There’s something about Easter time that always has me caught between two worlds: to follow Bill Bailey’s agnostic lead and celebrate “Implausible Resurrection Day” with smug intellectual detachment, or embracing the comfort of a familiar story theatrically retold.
So instead of half-heartedly subscribing to the typical Christian rituals I decided to start my own. A spiritual quest, of sorts. In the place of an elemental deity to worship, I sought out the only modern force powerful enough to deliver me a messianic muse — the top 40 charts. So, for a month, I asked myself: “What would Rihanna do?”
The Barbadian goddess, with her Fresh Prince get-up and scarlet mohawk — who better to give me my spiritual cues than the woman responsible for such lyrics as: “meet me in my boudoir/’til my body says ah ah?”. For the modern woman, full of feminist ideals and an ideologically awkward penchant for make-up, Rihanna manages to coalesce the stereotypes of raunch culture with a potent sense of s-xual independence. She may trot around in a studded body suit in the Rude Boy video clip, yes. But damn, she’s doing it on her skin-tight terms.
It’s an interesting dichotomy. Writing in The Guardian, Hannah Pool said Rihanna’s S&M video seemed hell-bent on “portraying a grotesque caricature of female s-xuality”, from the bunny ears to the suggestive ingesting of a fruit platter. Admittedly, I didn’t emulate that particular performance for my monthly experiment. But watching the clip back — with the knowledge the song is an apparent analogy for her interactions with the media — it’s hard to tell whether she’s playing a savvy commercial game, or just having fun taking s-xualised music clips to their hallucinogenic extreme.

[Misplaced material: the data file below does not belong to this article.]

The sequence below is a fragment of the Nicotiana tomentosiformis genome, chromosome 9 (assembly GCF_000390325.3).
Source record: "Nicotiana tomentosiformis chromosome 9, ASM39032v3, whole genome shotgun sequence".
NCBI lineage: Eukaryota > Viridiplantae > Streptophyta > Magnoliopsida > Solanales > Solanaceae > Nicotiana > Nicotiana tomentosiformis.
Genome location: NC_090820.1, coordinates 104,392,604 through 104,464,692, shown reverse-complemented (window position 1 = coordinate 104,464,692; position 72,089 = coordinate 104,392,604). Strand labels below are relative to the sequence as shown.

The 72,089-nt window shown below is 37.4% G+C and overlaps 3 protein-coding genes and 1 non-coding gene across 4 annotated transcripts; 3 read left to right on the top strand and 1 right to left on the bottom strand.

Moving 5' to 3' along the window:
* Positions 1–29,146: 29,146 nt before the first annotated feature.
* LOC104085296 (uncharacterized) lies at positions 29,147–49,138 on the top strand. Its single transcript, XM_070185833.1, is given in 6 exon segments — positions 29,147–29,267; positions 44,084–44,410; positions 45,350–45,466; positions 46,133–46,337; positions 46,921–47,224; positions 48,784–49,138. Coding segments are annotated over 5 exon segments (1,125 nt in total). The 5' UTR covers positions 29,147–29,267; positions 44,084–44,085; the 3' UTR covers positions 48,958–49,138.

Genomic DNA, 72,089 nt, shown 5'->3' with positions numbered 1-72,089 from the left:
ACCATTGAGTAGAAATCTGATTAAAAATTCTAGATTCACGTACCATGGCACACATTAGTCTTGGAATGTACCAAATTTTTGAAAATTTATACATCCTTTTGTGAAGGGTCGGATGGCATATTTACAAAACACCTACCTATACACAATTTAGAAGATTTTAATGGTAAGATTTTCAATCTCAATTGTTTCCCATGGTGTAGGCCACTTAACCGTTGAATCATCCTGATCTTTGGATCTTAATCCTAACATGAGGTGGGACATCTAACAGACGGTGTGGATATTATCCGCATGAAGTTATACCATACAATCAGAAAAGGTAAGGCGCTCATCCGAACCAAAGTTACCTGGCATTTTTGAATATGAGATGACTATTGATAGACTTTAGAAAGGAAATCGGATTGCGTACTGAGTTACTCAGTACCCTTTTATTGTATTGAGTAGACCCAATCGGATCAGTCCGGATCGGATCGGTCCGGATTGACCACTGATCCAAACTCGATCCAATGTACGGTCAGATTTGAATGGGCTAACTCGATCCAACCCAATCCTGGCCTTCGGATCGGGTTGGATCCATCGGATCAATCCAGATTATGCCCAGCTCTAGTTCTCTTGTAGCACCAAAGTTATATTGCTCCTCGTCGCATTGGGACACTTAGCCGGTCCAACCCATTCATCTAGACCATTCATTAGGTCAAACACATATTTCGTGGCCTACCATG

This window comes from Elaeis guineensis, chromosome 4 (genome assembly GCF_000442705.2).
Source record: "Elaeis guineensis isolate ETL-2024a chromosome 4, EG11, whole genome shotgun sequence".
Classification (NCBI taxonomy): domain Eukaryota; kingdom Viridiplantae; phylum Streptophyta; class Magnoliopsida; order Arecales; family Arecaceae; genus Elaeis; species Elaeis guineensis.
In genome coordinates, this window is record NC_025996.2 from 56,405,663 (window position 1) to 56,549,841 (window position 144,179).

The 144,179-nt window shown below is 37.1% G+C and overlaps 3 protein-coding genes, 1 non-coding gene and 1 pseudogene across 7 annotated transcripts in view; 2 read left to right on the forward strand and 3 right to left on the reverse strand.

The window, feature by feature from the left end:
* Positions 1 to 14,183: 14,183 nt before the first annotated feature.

And if in selecting her as my idol for the month seems odd, consider the trends worldwide. The most successful musical acts — think Gaga and her Monster Ball spectacular, Katy Perry and her extra-terrestrial exploits — capitalise on their widespread success by fashioning themselves as otherworldly creatures, condescending to mingle with their mortal admirers. When Lady Gaga took to the stage at an awards show last year, only to cover herself in fake blood and stumble madly around as she sang, one couldn’t help but be reminded of those voodoo ceremonies you see on the Discovery Channel.
In his fascinating Monthly essay “Sister Act”, Peter Conrad discusses how contemporary culture is ruled by global superstars such as the Minogue sisters, who transcend pedestrian, mortal existence by transforming themselves into the modern equivalent of gods. In his characteristically stylish manner, Conrad pits the “watery icon” Kylie against her seductive alter-ego Dannii, casting the Young Talent Time duo in cosmic roles of angel and siren.
Perhaps then, it’s not so strange that for Gen Y — largely indifferent to traditional religious institutions, but addicted to a diet of entertainment news and glossy magazines — our idols come with the prefix “American”, rather than welded to a crucifix.
Which raises the question — who should I worship next month?